Home arrow MySQL arrow Page 3 - Speaking SQL (part 2)

Teacher's Pet - MySQL

After learning how to insert and edit data in a database, thesecond part of our SQL tutorial takes an in-depth look at the SELECTquery,and explains how to use joins, sub-queries and built-in functions tofocus in on the data you need.

TABLE OF CONTENTS:
  1. Speaking SQL (part 2)
  2. Christmas Presents
  3. Teacher's Pet
  4. Reading Backwards
  5. Count() Me In
  6. Like, You Know, Man...
  7. Joining Them Together
  8. Nest Egg
By: icarus, (c) Melonfire
Rating: starstarstarstarstar / 5
January 18, 2001

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You can use relational and Boolean operators to modify your SQL query further - this comes in very handy if your table contains a large amount of numeric data, as illustrated below:

# grades table +-------+------+---------+------------+ | name | math | physics | literature | +-------+------+---------+------------+ | john | 68 | 37 | 45 | | jim | 96 | 89 | 92 | | bill | 65 | 12 | 57 | | harry | 69 | 25 | 82 | +-------+------+---------+------------+
The six relational operators available to you in SQL are as follows:

OperatorWhat It Means
=is equal to
!=is not equal to
>is greater than
<is less than
>=is greater than/equal to
<=is less than/equal to


You can also use the Boolean operators AND, OR and NOT to create more complex queries.
Now, looking at the table above, if you wanted a list of all students who scored over 90 in their math paper, you could formulate a query which looked like this:

mysql> SELECT * FROM grades WHERE math > 90; +------+------+---------+------------+ | name | math | physics | literature | +------+------+---------+------------+ | jim | 96 | 89 | 92 | +------+------+---------+------------+ 1 row in set (0.00 sec)
Suppose you wanted to identify the smartest kid in class (you know this guy - he always sits in the front row, answers every question perfectly, and usually has wires on his teeth) so that you could beat him up during break.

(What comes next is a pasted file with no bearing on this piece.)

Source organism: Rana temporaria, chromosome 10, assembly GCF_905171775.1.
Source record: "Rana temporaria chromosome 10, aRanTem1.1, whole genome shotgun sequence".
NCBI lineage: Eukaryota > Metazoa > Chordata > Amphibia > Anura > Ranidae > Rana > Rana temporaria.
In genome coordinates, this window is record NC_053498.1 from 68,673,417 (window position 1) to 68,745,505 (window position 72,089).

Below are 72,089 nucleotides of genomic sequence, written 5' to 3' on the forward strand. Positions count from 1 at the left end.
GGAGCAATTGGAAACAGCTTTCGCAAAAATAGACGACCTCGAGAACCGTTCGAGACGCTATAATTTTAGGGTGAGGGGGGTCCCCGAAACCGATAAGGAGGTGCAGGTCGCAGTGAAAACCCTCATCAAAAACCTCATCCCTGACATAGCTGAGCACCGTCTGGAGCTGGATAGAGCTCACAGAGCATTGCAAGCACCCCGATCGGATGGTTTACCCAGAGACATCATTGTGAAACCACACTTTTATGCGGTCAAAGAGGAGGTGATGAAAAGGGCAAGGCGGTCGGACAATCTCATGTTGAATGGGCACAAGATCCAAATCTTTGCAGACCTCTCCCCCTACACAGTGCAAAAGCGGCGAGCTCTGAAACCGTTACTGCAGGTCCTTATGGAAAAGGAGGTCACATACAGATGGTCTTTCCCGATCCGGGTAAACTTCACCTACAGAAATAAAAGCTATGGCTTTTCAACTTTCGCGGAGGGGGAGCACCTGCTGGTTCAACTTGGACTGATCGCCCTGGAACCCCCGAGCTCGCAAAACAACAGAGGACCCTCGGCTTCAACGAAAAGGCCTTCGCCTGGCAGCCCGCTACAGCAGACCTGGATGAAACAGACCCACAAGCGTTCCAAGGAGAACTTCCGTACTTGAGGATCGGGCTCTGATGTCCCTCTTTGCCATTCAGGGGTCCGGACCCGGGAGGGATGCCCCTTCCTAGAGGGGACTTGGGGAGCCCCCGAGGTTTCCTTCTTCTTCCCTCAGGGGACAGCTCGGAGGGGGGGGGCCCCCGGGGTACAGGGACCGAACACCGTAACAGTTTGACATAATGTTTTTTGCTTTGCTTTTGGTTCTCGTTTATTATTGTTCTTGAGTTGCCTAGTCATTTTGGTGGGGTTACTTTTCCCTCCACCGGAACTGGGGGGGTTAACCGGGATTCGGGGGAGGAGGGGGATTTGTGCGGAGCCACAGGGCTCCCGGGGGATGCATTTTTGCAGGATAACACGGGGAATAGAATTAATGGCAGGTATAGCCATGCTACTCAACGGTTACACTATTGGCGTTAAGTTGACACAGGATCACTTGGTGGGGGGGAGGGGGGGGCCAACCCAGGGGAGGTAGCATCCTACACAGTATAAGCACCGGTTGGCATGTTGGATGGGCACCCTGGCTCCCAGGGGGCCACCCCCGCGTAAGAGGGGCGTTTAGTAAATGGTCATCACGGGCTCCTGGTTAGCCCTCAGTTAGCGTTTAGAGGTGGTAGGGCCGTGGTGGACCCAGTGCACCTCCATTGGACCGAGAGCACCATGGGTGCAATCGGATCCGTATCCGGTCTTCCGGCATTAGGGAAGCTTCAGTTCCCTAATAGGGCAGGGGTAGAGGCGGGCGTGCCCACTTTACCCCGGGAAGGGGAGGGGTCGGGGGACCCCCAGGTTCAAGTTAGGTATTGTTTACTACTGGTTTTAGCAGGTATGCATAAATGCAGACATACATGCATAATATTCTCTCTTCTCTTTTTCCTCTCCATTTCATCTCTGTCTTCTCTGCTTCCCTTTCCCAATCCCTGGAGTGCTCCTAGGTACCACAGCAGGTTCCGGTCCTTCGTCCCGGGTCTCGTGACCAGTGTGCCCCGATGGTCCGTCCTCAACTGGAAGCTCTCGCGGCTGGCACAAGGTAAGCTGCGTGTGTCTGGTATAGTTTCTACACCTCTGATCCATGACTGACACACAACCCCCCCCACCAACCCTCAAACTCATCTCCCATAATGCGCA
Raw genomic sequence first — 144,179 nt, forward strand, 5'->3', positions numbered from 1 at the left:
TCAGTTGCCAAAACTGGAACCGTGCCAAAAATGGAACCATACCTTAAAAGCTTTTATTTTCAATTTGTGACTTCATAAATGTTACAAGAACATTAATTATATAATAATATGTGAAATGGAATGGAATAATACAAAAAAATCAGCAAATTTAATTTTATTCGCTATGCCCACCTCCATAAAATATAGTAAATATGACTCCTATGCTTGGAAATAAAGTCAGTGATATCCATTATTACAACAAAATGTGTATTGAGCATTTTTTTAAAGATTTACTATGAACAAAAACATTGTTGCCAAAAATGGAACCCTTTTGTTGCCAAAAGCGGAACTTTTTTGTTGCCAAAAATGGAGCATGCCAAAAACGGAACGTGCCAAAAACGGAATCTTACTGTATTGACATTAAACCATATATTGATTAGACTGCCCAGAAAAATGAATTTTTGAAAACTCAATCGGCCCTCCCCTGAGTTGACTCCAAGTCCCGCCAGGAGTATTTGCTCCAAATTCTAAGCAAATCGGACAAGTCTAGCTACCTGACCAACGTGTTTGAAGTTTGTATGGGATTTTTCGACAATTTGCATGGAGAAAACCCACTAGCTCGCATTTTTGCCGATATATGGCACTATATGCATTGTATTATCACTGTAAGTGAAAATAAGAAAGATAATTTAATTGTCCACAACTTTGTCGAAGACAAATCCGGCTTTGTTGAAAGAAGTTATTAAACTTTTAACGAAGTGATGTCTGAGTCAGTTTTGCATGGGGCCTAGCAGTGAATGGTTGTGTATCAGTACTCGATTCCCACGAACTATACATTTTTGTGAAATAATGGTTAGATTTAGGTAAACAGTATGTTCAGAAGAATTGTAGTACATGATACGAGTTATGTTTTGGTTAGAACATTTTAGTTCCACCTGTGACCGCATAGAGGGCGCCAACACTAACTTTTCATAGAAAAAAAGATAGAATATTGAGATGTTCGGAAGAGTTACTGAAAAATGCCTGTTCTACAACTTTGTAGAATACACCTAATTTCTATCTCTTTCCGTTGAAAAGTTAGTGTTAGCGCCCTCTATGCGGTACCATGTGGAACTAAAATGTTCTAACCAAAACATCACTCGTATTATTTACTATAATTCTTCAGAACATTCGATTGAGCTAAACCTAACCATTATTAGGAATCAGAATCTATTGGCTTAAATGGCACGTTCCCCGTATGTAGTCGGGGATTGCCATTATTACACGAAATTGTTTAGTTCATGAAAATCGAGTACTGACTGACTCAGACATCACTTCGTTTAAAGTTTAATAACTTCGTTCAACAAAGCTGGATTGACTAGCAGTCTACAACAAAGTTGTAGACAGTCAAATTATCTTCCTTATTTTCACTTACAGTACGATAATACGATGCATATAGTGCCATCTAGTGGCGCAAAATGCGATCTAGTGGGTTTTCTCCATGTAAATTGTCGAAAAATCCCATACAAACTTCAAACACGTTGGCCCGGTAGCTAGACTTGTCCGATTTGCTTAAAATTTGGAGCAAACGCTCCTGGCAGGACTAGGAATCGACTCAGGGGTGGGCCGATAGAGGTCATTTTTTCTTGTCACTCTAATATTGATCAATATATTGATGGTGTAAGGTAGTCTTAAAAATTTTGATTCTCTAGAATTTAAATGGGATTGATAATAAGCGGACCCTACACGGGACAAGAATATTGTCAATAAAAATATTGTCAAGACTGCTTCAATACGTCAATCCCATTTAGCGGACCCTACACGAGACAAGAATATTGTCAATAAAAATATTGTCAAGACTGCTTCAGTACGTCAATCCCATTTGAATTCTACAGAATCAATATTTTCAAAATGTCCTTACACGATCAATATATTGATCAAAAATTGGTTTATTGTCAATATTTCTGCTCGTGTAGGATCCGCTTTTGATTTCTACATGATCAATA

mysql> SELECT name FROM grades WHERE math > 85 AND physics > 85 AND literature > 85; +------+ | name | +------+ | jim | +------+ 1 row in set (0.00 sec)
What if you needed to identify the ones who flunked at least one paper?

mysql> SELECT * FROM grades WHERE math <= 25 OR physics <= 25 OR literature <= 25; +-------+------+---------+------------+ | name | math | physics | literature | +-------+------+---------+------------+ | bill | 65 | 12 | 57 | | harry | 69 | 25 | 82 | +-------+------+---------+------------+ 2 rows in set (0.00 sec)
And finally, you can also perform basic mathematical operations within your query - the next example demonstrates how the three grades can be added together to create a total grade.

mysql> SELECT name, math+physics+literature FROM grades; +-------+-------------------------+ | name | math+physics+literature | +-------+-------------------------+ | john | 150 | | jim | 277 | | bill | 134 | | harry | 176 | +-------+-------------------------+ 4 rows in set (0.05 sec)
Obviously, such an operation should only be attempted on fields of the same type.

This article copyright Melonfire 2001. All rights reserved.

 
 
>>> More MySQL Articles          >>> More By icarus, (c) Melonfire
 

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